Severe weather is expected to make commercial property insurance more expensive and harder to come by.

Commercial Property Insurance – Extreme weather events, particularly in the last five years, are accelerating the exodus of major insurers from states such as Florida, Louisiana, and most recently, California, where some analysts say insurance coverage is almost non-existent.

With premiums skyrocketing and hard-to-find coverage, it’s no surprise that the financial burden of climate change will extend far beyond coastal states. In the last few weeks alone, Vermont, Pennsylvania, and other states have been inundated by catastrophic floods, while an unprecedented triple-digit temperature has threatened hundreds of thousands of people in Arizona, Texas, and Florida.

In Hawaii, the devastating wildfires of the past week have put more lives in danger and may increase costs even further.

This comes on top of a summer already marked by smoke-related health concerns from Canadian wildfires in many cities across the East and Midwestern United States.

As homeowners grapple with rising insurance costs and when they will be able to find affordable coverage due to increased severe weather, the same issues could affect the insurance of commercial properties and, eventually, the location and development of properties such as apartments, offices, and retail centers.

Commercial property owners are likely to pass on higher rates to tenants, likely through higher rents.

“Commercial tenants who lease space under a triple-net agreement, where they take on expenses like insurance, taxes, and maintenance on top of rent, would likely bear the brunt of any future insurance cost increases,” Michael Tachowski, principal partner and real estate damage economist at Laguna Beach-based Landmark Research, California, said in an interview.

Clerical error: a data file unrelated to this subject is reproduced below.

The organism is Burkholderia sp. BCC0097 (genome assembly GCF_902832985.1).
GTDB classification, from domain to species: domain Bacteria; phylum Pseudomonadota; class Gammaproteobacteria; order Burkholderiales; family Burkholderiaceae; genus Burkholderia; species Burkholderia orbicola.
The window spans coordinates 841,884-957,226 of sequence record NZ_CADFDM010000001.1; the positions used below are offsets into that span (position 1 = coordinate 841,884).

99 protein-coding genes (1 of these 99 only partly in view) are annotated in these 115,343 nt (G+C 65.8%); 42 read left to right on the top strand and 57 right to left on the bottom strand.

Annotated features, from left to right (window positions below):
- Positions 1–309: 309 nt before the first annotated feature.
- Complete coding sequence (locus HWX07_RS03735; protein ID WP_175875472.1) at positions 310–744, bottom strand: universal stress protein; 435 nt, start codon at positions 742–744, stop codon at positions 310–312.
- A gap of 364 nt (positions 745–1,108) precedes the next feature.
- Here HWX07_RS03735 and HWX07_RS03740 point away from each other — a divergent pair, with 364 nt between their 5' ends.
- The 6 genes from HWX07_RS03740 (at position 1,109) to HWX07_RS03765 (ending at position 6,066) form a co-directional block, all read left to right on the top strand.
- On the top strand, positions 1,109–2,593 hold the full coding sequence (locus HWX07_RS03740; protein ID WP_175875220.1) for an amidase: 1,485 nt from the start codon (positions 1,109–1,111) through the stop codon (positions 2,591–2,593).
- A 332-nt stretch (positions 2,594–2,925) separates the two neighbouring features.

This is already happening in California, as well as coastal and inland states like Rhode Island, as well as in Florida and Texas, where insurance companies have pulled out of the state after several devastating hurricanes in recent years.

Extreme Heat

Extreme heat is now leading to increased wildfire and other property damage risks in multiple regions, according to a report from Climate Matters. The report found that some of the largest temperature increases in the last 50 years were in Nevada, Idaho, Utah, and El Paso.

In July, Phoenix had its warmest temperature on record, at 102.7, according to Arizona climatologists.

Louisiana, which is prone to hurricanes, is offering millions in state subsidies to attract insurance companies back after a string of cancellations in the last two decades.

In Kentucky, flood insurance rates are on the rise after several severe storms hit the state last summer.

In California, wildfires have been devastating for six years in a row, after being much less common in recent years. Analysts say that other states with similar wildfire risks like Colorado and Oregon could face similar problems as insurance carriers dwindle and rates rise.

READ: Trisura reports higher insurance revenue for Q2

State Farm, the largest private insurer in California, announced in May that it will no longer offer new policies in the state for residential and commercial property casualty insurance, though it will continue to offer auto insurance. This announcement follows a similar decision earlier this year from rival insurer Allstate.

In a statement, State Farm attributed the California decision to “historical construction costs that have outpaced inflation, rapidly increasing catastrophe exposure and a difficult reinsurance market,” while Allstate cited similar reasons in a public statement.

In addition, weather-related disasters across the country have caused a sharp rise in reinsurance premiums, which insurance companies buy from outside providers to protect themselves from losses from unexpected events that affect commercial and residential properties.

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